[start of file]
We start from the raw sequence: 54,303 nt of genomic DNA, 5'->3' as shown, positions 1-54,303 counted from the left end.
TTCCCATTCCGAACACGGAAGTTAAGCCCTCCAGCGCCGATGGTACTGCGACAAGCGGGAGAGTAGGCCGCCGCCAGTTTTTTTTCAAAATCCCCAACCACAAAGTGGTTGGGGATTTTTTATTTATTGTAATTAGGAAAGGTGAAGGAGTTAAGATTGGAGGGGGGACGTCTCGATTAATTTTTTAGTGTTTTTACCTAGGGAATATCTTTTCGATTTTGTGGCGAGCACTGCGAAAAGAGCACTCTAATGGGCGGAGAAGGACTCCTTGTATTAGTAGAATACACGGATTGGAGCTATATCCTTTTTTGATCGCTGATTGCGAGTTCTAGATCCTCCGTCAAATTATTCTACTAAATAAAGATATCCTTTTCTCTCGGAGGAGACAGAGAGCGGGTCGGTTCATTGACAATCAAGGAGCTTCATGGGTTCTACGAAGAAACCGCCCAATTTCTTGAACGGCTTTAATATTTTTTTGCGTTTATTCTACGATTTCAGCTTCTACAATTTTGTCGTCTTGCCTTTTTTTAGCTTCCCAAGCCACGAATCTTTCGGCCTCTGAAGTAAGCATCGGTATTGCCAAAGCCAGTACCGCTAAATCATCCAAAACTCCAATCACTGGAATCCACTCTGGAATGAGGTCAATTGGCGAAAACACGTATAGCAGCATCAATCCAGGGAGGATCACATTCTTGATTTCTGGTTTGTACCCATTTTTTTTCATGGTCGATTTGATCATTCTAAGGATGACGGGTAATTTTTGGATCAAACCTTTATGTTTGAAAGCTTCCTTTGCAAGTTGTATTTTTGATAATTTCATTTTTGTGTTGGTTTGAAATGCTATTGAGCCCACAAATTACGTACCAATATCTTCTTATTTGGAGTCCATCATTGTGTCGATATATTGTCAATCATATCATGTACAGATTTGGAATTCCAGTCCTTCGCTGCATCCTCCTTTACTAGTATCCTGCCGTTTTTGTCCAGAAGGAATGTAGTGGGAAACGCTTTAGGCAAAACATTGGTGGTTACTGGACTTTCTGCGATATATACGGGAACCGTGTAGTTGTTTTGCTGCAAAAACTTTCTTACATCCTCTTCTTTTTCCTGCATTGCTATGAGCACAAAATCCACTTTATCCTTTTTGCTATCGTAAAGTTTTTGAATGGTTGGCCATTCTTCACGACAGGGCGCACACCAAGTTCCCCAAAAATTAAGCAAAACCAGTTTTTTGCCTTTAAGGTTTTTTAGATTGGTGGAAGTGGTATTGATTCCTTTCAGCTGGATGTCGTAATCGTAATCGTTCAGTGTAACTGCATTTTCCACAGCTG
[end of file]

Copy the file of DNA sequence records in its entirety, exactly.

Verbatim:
We start from the raw sequence: 54,303 nt of genomic DNA, 5'->3' as shown, positions 1-54,303 counted from the left end.
TTCCCATTCCGAACACGGAAGTTAAGCCCTCCAGCGCCGATGGTACTGCGACAAGCGGGAGAGTAGGCCGCCGCCAGTTTTTTTTCAAAATCCCCAACCACAAAGTGGTTGGGGATTTTTTATTTATTGTAATTAGGAAAGGTGAAGGAGTTAAGATTGGAGGGGGGACGTCTCGATTAATTTTTTAGTGTTTTTACCTAGGGAATATCTTTTCGATTTTGTGGCGAGCACTGCGAAAAGAGCACTCTAATGGGCGGAGAAGGACTCCTTGTATTAGTAGAATACACGGATTGGAGCTATATCCTTTTTTGATCGCTGATTGCGAGTTCTAGATCCTCCGTCAAATTATTCTACTAAATAAAGATATCCTTTTCTCTCGGAGGAGACAGAGAGCGGGTCGGTTCATTGACAATCAAGGAGCTTCATGGGTTCTACGAAGAAACCGCCCAATTTCTTGAACGGCTTTAATATTTTTTTGCGTTTATTCTACGATTTCAGCTTCTACAATTTTGTCGTCTTGCCTTTTTTTAGCTTCCCAAGCCACGAATCTTTCGGCCTCTGAAGTAAGCATCGGTATTGCCAAAGCCAGTACCGCTAAATCATCCAAAACTCCAATCACTGGAATCCACTCTGGAATGAGGTCAATTGGCGAAAACACGTATAGCAGCATCAATCCAGGGAGGATCACATTCTTGATTTCTGGTTTGTACCCATTTTTTTTCATGGTCGATTTGATCATTCTAAGGATGACGGGTAATTTTTGGATCAAACCTTTATGTTTGAAAGCTTCCTTTGCAAGTTGTATTTTTGATAATTTCATTTTTGTGTTGGTTTGAAATGCTATTGAGCCCACAAATTACGTACCAATATCTTCTTATTTGGAGTCCATCATTGTGTCGATATATTGTCAATCATATCATGTACAGATTTGGAATTCCAGTCCTTCGCTGCATCCTCCTTTACTAGTATCCTGCCGTTTTTGTCCAGAAGGAATGTAGTGGGAAACGCTTTAGGCAAAACATTGGTGGTTACTGGACTTTCTGCGATATATACGGGAACCGTGTAGTTGTTTTGCTGCAAAAACTTTCTTACATCCTCTTCTTTTTCCTGCATTGCTATGAGCACAAAATCCACTTTATCCTTTTTGCTATCGTAAAGTTTTTGAATGGTTGGCCATTCTTCACGACAGGGCGCACACCAAGTTCCCCAAAAATTAAGCAAAACCAGTTTTTTGCCTTTAAGGTTTTTTAGATTGGTGGAAGTGGTATTGATTCCTTTCAGCTGGATGTCGTAATCGTAATCGTTCAGTGTAACTGCATTTTCCACAGCTG